Getting there and parking

From Cessnock:

  • Follow Maitland Road (B68) towards Abermain
  • Turn left on Old Maitland Road at East Cessnock 
  • Turn left on Ironbark Lane 
  • Follow the signs to Astills picnic area

Parking

By bike

Check out the Bicycle information for NSW website for more information.

By public transport

For information about public transport options, visit the NSW country transport info website

Best times to visit

There are lots of great things waiting for you in Werakata National Park. Here are some of the highlights.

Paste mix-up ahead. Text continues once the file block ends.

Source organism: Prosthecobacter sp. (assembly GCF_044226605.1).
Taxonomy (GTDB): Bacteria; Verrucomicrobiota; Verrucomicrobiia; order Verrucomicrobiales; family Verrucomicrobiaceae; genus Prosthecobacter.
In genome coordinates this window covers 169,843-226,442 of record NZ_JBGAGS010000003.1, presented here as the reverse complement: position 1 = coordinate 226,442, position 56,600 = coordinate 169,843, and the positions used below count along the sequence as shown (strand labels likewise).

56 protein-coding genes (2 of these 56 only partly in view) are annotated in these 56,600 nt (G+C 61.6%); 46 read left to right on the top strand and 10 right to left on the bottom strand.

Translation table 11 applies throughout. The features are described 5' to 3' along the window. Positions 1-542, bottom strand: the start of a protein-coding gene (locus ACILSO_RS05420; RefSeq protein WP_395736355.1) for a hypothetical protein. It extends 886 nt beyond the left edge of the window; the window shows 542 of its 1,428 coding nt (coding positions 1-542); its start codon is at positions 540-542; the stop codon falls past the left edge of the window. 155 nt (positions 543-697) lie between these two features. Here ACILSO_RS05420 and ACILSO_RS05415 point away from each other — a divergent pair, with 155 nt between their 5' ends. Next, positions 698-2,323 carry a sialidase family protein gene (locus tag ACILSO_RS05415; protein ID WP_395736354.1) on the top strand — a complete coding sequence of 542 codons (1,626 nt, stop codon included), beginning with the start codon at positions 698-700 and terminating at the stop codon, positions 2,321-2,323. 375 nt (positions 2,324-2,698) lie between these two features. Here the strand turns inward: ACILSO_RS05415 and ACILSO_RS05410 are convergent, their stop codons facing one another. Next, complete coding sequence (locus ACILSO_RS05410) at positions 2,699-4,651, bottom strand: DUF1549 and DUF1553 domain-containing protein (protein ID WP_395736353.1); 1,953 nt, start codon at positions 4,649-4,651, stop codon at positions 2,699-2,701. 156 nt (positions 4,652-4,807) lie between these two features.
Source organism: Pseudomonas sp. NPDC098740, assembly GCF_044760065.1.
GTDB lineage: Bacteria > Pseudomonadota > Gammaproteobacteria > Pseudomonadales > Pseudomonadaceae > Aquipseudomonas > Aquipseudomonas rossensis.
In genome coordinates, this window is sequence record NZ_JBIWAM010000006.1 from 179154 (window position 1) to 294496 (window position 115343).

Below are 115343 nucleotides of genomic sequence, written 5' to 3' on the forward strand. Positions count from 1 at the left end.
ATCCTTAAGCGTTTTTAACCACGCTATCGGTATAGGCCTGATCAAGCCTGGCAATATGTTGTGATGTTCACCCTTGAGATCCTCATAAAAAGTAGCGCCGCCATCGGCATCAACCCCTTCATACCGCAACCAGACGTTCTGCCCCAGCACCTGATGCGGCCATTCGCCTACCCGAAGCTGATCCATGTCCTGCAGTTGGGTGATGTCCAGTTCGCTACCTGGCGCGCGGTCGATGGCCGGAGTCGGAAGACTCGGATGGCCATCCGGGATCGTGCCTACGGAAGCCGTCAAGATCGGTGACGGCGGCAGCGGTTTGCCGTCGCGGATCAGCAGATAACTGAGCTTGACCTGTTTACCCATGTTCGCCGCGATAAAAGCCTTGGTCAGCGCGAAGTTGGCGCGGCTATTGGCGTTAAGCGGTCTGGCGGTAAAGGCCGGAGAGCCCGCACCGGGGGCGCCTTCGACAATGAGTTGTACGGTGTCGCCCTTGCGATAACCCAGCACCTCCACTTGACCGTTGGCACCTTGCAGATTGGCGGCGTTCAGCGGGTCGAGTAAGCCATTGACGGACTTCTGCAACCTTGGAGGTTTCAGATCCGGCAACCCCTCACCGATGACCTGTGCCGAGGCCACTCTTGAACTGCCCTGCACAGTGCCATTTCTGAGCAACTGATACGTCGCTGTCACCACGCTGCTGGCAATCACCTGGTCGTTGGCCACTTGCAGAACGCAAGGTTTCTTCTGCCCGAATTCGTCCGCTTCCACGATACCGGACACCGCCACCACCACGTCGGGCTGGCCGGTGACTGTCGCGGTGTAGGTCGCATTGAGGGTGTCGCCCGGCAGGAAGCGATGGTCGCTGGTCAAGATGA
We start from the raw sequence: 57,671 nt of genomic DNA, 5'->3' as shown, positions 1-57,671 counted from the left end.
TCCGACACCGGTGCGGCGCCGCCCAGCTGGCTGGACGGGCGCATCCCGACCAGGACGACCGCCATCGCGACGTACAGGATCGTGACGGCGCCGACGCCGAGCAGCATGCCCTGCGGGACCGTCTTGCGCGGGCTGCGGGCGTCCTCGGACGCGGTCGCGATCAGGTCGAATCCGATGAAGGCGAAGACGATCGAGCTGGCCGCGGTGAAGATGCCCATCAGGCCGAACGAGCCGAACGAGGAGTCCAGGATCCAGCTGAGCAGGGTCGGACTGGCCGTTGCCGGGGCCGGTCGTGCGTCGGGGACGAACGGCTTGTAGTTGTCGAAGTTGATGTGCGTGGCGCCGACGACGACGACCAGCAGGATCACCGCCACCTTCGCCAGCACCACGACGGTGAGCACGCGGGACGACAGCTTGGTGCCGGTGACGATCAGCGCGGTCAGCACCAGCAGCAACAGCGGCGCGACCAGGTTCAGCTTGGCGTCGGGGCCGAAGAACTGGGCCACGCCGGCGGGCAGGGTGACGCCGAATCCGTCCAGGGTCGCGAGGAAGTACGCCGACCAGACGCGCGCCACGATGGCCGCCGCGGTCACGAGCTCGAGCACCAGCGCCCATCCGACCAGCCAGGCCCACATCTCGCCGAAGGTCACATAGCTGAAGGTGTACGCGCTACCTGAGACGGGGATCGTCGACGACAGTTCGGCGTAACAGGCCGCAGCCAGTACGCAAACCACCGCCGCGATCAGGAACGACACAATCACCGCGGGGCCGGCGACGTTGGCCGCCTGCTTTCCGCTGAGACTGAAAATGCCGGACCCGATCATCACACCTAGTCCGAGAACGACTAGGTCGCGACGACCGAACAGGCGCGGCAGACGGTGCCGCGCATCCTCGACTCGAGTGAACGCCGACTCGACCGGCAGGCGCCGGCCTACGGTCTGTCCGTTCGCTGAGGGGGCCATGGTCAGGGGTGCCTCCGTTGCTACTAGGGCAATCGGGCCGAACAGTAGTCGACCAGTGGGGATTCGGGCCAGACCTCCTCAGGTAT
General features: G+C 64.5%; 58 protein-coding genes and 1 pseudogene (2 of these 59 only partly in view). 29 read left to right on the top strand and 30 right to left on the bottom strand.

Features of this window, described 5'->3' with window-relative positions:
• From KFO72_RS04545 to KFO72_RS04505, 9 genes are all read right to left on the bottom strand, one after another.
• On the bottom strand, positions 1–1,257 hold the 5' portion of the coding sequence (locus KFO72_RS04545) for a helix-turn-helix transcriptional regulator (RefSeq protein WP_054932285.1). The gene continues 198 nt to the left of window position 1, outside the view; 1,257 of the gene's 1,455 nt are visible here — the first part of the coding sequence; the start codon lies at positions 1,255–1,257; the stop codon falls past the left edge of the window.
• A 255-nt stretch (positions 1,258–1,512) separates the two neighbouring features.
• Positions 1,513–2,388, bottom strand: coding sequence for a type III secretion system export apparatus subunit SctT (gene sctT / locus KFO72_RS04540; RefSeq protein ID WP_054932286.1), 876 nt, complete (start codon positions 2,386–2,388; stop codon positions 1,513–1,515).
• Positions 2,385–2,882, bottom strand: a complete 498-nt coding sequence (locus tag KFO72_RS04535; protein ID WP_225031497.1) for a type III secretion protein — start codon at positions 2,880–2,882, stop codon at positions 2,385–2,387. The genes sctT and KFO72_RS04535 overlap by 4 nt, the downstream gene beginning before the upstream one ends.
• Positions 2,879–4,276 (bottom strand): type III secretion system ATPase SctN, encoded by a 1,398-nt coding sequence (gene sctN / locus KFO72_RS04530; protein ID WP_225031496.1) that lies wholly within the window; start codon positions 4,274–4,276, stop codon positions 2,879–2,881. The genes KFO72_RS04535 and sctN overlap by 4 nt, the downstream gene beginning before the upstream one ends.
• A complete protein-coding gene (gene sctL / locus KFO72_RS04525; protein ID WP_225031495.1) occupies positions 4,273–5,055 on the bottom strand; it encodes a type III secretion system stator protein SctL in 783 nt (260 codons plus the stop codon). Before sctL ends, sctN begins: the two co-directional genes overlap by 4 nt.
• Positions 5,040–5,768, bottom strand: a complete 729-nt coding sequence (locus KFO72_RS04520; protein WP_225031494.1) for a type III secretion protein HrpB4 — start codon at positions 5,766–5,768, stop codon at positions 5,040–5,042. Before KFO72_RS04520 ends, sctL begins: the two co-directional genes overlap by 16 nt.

Autumn

The days are cooler but still sunny in autumn, making it a fabulous time for hitting the cycle trails of Werakata National Park. The Deadmans Loop trail and Astills trail offer easy flat, fun rides for the family.

Spring

There are more than 200 different types of animals recorded in Werakata National Park and the nearby State Conservation Area. Spring is a great time to see them. The wildflower displays during spring are a sight to behold .

Summer

Pack a picnic lunch and head for the Astills picnic area with its beautiful canopy of gums.

Winter

Winter is a great time for bird watching in the park. Werakata is blessed with a huge number of spotted gums, one of only a few winter-flowering eucalypts found near the New South Wales coast.

Facilities

Picnic tables

Drinking water

Maps and downloads

Safety messages